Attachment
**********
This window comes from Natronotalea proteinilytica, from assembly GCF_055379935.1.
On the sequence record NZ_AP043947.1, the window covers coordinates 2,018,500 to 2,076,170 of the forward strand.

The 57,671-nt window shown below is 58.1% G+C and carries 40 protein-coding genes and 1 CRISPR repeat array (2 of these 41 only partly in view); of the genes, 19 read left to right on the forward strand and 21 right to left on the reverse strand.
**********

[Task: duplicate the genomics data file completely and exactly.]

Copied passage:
This window comes from Natronotalea proteinilytica, from assembly GCF_055379935.1.
On the sequence record NZ_AP043947.1, the window covers coordinates 2,018,500 to 2,076,170 of the forward strand.

The 57,671-nt window shown below is 58.1% G+C and carries 40 protein-coding genes and 1 CRISPR repeat array (2 of these 41 only partly in view); of the genes, 19 read left to right on the forward strand and 21 right to left on the reverse strand.